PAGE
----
The Ghost Map: The Story of London's Most Terrifying Epidemic--And How It Changed Science, Cities, and the Modern World
Trust Steven Johnson to put an intriguing and unconventional spin on a well-known story! The nimble-minded nonfiction writer who dazzled us in Emergence, Mind Wide Open, and Everything Bad Is Good for You now parses a storied incident from the annals of public health -- the Broad Street cholera... show more
Trust Steven Johnson to put an intriguing and unconventional spin on a well-known story! The nimble-minded nonfiction writer who dazzled us in Emergence, Mind Wide Open, and Everything Bad Is Good for You now parses a storied incident from the annals of public health -- the Broad Street cholera epidemic of 1854, a deadly outbreak that literally decimated London's population in eight days. At the center of the story stand two heroic figures: Reverend Henry Whitehead and Dr. John Snow, whose combined efforts in mapping the disease solved the mystery of how cholera spreads and created a model of information design with wide-ranging implications. Using historical narrative as a scaffolding for some of his famously big ideas, Johnson shows how this story from Victorian times offers lessons for modern cities facing a host of problems -- from urban sprawl to environmental crises and the threat of bio-terrorism.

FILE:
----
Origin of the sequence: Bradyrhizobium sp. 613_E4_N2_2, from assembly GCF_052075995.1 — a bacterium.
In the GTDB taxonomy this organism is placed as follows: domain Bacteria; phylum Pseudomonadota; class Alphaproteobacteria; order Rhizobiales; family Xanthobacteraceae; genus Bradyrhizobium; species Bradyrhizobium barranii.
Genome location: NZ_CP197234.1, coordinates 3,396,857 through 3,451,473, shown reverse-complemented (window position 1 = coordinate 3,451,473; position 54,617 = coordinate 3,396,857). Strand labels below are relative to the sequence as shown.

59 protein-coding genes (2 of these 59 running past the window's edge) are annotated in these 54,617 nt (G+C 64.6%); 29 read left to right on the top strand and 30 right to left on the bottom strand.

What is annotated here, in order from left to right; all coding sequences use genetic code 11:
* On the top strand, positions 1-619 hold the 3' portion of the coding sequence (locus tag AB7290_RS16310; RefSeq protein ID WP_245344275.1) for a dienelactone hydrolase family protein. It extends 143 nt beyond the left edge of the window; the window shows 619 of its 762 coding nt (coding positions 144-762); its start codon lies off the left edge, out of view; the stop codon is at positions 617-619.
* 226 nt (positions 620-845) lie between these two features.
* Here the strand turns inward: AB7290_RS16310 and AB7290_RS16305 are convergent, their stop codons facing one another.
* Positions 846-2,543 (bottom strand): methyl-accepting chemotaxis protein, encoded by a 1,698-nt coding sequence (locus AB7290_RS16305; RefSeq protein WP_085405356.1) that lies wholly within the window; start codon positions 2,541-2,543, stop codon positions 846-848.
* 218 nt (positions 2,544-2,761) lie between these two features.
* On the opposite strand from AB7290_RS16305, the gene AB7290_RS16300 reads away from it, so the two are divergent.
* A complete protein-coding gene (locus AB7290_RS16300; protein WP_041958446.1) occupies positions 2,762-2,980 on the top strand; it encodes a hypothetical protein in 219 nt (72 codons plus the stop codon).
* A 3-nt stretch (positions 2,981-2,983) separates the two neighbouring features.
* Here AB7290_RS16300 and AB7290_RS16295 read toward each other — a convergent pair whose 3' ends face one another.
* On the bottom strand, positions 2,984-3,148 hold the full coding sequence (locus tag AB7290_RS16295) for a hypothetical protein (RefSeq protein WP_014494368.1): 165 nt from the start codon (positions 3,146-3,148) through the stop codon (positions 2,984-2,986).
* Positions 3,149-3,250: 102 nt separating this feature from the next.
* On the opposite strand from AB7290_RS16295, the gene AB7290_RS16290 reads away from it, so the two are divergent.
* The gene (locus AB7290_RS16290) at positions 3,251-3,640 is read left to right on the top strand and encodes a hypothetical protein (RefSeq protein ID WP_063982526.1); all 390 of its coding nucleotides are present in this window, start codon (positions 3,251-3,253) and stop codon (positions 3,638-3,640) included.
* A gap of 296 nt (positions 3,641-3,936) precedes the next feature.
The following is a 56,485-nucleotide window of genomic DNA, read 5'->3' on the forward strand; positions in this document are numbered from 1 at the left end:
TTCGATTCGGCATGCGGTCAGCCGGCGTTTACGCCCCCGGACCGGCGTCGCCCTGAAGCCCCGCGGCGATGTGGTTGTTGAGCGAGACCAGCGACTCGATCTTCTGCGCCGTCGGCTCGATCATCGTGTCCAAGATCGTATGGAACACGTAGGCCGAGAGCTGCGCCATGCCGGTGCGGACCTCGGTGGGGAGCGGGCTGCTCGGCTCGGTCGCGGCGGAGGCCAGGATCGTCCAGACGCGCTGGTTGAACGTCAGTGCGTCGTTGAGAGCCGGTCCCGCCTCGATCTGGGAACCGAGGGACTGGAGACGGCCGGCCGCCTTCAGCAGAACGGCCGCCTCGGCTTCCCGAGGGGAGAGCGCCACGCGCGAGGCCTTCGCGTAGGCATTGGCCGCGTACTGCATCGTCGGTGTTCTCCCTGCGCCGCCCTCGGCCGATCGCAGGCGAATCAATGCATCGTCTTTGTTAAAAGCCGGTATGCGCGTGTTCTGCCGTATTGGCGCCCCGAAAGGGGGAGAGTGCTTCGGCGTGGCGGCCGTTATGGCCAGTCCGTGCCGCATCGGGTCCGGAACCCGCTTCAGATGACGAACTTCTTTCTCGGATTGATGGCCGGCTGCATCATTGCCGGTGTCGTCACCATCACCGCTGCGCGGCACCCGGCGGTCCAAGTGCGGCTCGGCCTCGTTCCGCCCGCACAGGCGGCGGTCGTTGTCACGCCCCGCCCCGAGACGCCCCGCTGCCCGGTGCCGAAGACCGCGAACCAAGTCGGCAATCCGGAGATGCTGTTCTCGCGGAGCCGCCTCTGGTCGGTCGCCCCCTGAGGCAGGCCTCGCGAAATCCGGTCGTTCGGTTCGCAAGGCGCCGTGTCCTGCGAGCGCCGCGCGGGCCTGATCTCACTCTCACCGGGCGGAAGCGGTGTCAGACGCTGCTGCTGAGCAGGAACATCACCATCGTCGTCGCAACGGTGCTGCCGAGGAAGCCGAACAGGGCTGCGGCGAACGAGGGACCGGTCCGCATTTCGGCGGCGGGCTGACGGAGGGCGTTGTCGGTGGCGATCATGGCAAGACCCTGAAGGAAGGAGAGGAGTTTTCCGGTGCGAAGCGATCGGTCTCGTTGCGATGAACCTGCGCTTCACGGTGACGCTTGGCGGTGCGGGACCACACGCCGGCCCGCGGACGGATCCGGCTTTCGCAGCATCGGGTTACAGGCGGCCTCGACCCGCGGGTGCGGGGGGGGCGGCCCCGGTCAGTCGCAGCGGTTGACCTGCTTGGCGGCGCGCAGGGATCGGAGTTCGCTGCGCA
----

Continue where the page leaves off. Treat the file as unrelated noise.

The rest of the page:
Publish date: December 1st 2006
Publisher: Riverhead Books
Pages no: 299
Edition language: English
, European Literature
, British Literature
, Book Club
, History Of Science
Follows a cholera epidemic in London through a doctor and a minister. Interesting but at times I had to re-read parts to understand what he was explaining. I liked the research of the doctor and the minister to track down where the cholera started and to keep it from spreading or recurring. Also enj...
Some of the things we know now about medicine—hygiene prevents illness, the four humours are bunk, mercury doesn't cure anything—seem so simple that medical history would be laughable if it hadn't been so deadly. It's easy to forget that it took us thousands of years to get to where we are. Steven J...
bookshelves: history, sciences, plague-disease, nonfiction Read in August, 2008 Broadwick Street showing the John Snow memorial and pubSnow was a skeptic of the then-dominant miasma theory that stated held that diseases such as cholera or the Black Death were caused by pollution or a noxious for...
I first learned about the 1854 Broad Street cholera epidemic when I listened to Documents that Changed the World podcasts: John Snow’s Cholera Map, 1854. This podcast was narrated by my friend and former colleague Andy. I believe that this podcast, as well as others in this series are available on...
I had to read this for one of my classes at university. It's about the cholera outbreak in London when they figured out how cholera was spread, and the 2 guys who figured it out. It was very dryly written, but many aspects of the book were fascinating. The problem was that Johnson would go off topic...